That’s all I could write on the advice card for the baby shower.    

I wish I had told that to the young doctor with the new baby.  Pray for your children. Earthly advice on child-raising changes with the times.  Pray for your children.  Pray for their hearts to be changed. Pray that they will meet Jesus face to face and be broken. Absolutely broken by their own sin. Pray their brokenness will lead them to grace and in that moment of amazing grace that they will fall madly in love with the God who knows everything about them…EVERYTHING…and loves them PERFECTLY.
We can lead them to scripture…take them to church…encourage wise friends…discipline disobedience…push them to study…teach them to pray…sign them up for youth activities…give them good books…make them to be kind…tell them our stories in hopes they won’t repeat our mistakes…

But, we cannot bring about the one thing we want most…we cannot change their hearts.  Only God can take a heart that is inclined toward selfishness and sin, and turn it toward Him. So, we pray continually, giving thanks, that God has the power to do the work that we cannot do.    
In a few hours, my oldest son will drive to school for the last time as a junior.  He’ll sit through an assembly, clean out his locker, pay his lunch bill, and turn in a final assignment.  The bell will ring and he will stroll out of those school doors as a senior.  He’ll spend the summer visiting colleges, working at a fast food restaurant, going to church camp, and training for his last school year of sports.  He’s fairly kind, knows scripture, and has a “life plan.”  None of that matters at this point, if he doesn’t truly know Jesus.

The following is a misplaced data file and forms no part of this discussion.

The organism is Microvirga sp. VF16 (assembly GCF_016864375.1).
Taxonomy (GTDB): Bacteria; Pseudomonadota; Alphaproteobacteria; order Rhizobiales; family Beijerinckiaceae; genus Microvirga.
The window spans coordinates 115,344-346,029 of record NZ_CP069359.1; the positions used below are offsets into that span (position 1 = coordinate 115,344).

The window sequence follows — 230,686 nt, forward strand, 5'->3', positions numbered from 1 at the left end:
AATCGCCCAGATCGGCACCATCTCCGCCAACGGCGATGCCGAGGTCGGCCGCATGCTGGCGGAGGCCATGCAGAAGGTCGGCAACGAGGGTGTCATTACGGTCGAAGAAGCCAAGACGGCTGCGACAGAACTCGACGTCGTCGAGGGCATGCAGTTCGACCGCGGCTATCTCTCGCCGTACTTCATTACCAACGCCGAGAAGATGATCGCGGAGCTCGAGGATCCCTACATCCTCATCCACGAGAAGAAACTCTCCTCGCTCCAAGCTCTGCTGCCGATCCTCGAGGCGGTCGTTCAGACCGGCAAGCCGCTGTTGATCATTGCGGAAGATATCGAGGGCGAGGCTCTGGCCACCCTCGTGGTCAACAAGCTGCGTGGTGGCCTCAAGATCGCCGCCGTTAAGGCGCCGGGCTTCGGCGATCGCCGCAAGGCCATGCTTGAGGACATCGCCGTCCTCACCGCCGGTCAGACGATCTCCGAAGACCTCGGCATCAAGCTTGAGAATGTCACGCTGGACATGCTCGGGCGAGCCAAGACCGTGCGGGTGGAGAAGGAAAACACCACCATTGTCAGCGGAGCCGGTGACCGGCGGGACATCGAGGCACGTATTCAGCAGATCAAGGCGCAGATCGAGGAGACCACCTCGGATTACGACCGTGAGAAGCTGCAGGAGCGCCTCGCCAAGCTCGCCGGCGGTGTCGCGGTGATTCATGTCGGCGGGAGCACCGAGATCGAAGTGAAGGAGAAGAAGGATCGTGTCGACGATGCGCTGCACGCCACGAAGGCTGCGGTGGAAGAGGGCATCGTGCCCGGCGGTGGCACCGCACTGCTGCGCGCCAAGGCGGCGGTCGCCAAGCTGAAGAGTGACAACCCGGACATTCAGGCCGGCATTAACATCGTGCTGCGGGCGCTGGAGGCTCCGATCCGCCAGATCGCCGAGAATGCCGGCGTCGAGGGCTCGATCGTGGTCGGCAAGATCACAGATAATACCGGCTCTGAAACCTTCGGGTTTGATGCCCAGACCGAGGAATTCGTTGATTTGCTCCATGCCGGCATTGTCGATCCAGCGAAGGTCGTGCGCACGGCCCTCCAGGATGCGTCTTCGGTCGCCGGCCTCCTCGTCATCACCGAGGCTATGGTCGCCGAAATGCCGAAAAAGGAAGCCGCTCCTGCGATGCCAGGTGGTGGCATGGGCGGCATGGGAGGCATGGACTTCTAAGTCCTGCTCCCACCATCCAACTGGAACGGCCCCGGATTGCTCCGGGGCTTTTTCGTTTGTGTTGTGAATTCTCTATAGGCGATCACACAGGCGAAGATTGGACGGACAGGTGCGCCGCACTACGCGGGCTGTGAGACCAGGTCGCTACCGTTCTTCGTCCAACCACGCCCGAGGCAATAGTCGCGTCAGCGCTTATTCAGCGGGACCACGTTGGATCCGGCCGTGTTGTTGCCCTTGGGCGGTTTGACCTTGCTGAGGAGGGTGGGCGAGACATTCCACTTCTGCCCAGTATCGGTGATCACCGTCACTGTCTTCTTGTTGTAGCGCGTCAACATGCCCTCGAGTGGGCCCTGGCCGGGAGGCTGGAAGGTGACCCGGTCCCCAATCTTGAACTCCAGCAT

So, we pray.

We pray for God to bring about the thing we want most.   Ezekiel 11:19 “I will give them an undivided heart and put a new spirit in them; I will remove from them their heart of stone and give them a heart of flesh.” 

There’s great relief in leaning into the Lord to do this work.  Great relief. If it was up to us to save our children, we would most definitely screw it up.  But in God’s grace, He has taken it upon Himself to do the saving…to change the hardest of all hearts.  I've always wondered why God would entrust sinful parents with the job of raising sinful children.  It seems like a plan doomed to fail from the beginning.  Sinners raising sinners. Yet, as my oldest son nears days when he is no longer under our roof, I'm resting in the great comfort that God did not entrust the act of saving to us.   He has perfectly completed that act Himself.  Praise God it's not up to us!
All of my tendencies to hide in my failures as a parent or even to boast in any momentary successes are quieted by the transcending hope that the God who saved me is the only one with the power to save my children.   God kept the impossible job for Himself knowing that we were perfectly incapable of doing it ourselves.  So, we step back, pray, and ask God to do His amazing work of changing a heart.  
And then we wait...